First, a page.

A silent horror movie classic inspires Crown City Theatre’s excitingly original Nosferatu, A Symphony In Terror, arriving just in time to greet the Halloween season with its stunning blend of movement and dance performed to a gloriously symphonic soundtrack.
Meet Count Orloff, early 20th-century filmmaker F. W. Murnau’s unauthorized take on Bram Stoker’s Dracula, bent on terrorizing Wisborg, Germany as he already has his native Transylvania.
Before he can do that, however, the Count (a gender-bending Michelle Holmes) must secure lodgings in his new home-away-from-home, and this is where our naïve hero Thomas Hutter (Michael J. Marchak) comes in.
Summoned to Transylvania to assist Orloff in his real-estate dealings, Thomas soon finds himself not only missing his lovely bride Ellen (Alina Bolshakova) but in serious danger of losing his life … or at the very least, significant quantities of blood.
You don’t have to be familiar with Nosferatu The Movie to relish director/adapter William A. Reilly’s dazzling live recreation of Murnau’s silent masterpiece, one in which 1922 movie footage, Chris Thume’s original black-and-white video, and silent-movie-style title cards (all of the above designed and edited by Daniel Donado) provide backdrop for choreographer Lisaun Whittingham’s inspired blend of movement and dance, both balletic and folk.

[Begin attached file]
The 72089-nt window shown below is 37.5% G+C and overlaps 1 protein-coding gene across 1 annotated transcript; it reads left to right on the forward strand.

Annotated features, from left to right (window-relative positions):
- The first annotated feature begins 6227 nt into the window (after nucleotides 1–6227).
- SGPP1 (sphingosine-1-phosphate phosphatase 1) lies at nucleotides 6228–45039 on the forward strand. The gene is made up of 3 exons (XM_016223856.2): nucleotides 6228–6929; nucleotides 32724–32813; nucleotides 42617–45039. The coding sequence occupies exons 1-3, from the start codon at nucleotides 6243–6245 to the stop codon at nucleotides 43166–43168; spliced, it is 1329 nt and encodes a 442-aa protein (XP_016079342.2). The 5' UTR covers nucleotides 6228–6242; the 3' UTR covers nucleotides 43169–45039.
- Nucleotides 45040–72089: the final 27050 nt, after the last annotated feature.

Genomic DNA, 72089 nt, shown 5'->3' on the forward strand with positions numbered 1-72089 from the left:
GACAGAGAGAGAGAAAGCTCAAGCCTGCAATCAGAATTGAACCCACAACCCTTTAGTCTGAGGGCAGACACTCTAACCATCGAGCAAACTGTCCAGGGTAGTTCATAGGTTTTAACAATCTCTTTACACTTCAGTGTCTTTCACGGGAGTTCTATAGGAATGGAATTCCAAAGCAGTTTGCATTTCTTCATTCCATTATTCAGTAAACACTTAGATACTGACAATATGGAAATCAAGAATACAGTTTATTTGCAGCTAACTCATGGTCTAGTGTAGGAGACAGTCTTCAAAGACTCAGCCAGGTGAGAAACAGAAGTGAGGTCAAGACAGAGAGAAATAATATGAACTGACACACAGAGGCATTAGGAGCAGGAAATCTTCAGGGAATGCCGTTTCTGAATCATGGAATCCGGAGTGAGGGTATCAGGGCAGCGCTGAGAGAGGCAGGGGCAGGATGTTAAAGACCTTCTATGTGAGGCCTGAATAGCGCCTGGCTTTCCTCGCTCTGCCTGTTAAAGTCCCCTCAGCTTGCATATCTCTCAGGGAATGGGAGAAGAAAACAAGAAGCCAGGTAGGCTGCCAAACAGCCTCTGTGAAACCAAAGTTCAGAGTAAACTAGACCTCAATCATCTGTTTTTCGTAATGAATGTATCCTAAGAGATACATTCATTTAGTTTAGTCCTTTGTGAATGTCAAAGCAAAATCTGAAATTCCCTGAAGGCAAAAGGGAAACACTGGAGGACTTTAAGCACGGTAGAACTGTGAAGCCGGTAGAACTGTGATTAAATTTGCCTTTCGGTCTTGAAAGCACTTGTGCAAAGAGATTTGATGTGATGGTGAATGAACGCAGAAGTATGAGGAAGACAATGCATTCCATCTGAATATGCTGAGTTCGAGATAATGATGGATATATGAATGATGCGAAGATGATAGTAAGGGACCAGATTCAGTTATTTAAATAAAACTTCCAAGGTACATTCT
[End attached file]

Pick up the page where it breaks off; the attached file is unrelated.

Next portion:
Soaring orchestral tracks by Lizst, Berlioz, Prokofiev, Schubert, Grieg, Rachmaninoff, Beethoven, Wagner, and more (kudos to sound designer/editor Joe Shea) make this Nosferatu a bona fide Symphony Of Terror.
Crown City favorite Marchak gives his most remarkable performance to date as Thomas, a role he plays with subtlety, poignancy, and grace while revealing classical dance gifts opposite exquisite Lativa-born ballerina Bolshakova as his ethereal bride.
L.A. musical theater treasure Holmes vanishes inside Count Orloff’s creepy, kooky, mysterious, spooky skin, and not merely because of makeup that renders her unrecognizable. Holmes’ body language is sublime, her performance a master class in acting without words.
Featured players Shalynne Armstrong, Matthew Campbell, Shayna Gabrielle, Kristian Steel, Rolando J. Varga, and Amanda Walter bring to life (and death) assorted villagers, voyagers, and vagabonds. (That the entire cast manage to time their movements to match title cards only we in the audience can see merits an extra round of applause.)
Zad Potter lights his simple but effective black-on-black set (scenic painting by Joanne McGee) with dramatic panache. (The blood-red effects are particularly striking.) Tanya Apuya’s costumes are equally imaginative, from peasant wear to vampire chic.
A prerecorded Saige Spinney narrates with ominous flair. Maddie Seiffert is swing. Original video design is by Chris Thume. Potter is stage manager. Michael Pammit is house manager.
As overused as the adjective “unique” may be, in the case of Nosferatu it most definitely applies. This one-of-a-kind Symphony In Terror is not to be missed.
Crown City Theater, St. Matthew’s Church, 11031 Camarillo St., North Hollywood.
September 8, 2016
Photos: Chris Thume